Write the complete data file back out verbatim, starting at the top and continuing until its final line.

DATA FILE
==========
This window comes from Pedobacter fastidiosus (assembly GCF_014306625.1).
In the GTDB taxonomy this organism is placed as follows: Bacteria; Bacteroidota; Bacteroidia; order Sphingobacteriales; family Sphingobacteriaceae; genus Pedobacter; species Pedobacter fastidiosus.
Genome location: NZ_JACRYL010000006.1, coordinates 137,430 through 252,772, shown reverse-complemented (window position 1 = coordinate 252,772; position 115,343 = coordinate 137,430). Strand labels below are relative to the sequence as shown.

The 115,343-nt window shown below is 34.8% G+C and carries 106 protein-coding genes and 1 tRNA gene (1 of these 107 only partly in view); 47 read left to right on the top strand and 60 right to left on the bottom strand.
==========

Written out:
This window comes from Pedobacter fastidiosus (assembly GCF_014306625.1).
In the GTDB taxonomy this organism is placed as follows: Bacteria; Bacteroidota; Bacteroidia; order Sphingobacteriales; family Sphingobacteriaceae; genus Pedobacter; species Pedobacter fastidiosus.
Genome location: NZ_JACRYL010000006.1, coordinates 137,430 through 252,772, shown reverse-complemented (window position 1 = coordinate 252,772; position 115,343 = coordinate 137,430). Strand labels below are relative to the sequence as shown.

The 115,343-nt window shown below is 34.8% G+C and carries 106 protein-coding genes and 1 tRNA gene (1 of these 107 only partly in view); 47 read left to right on the top strand and 60 right to left on the bottom strand.